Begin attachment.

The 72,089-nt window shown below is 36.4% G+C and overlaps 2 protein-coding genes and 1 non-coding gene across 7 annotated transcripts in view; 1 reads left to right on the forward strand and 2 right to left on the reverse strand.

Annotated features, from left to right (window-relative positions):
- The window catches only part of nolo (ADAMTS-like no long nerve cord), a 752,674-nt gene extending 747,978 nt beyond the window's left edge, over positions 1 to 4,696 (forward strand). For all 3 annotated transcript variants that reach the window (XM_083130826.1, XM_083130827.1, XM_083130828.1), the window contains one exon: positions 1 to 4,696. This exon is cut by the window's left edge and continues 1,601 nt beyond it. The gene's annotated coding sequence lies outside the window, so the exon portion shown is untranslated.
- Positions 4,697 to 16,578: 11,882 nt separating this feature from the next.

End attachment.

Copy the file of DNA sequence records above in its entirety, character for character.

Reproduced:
The 72,089-nt window shown below is 36.4% G+C and overlaps 2 protein-coding genes and 1 non-coding gene across 7 annotated transcripts in view; 1 reads left to right on the forward strand and 2 right to left on the reverse strand.

Annotated features, from left to right (window-relative positions):
- The window catches only part of nolo (ADAMTS-like no long nerve cord), a 752,674-nt gene extending 747,978 nt beyond the window's left edge, over positions 1 to 4,696 (forward strand). For all 3 annotated transcript variants that reach the window (XM_083130826.1, XM_083130827.1, XM_083130828.1), the window contains one exon: positions 1 to 4,696. This exon is cut by the window's left edge and continues 1,601 nt beyond it. The gene's annotated coding sequence lies outside the window, so the exon portion shown is untranslated.
- Positions 4,697 to 16,578: 11,882 nt separating this feature from the next.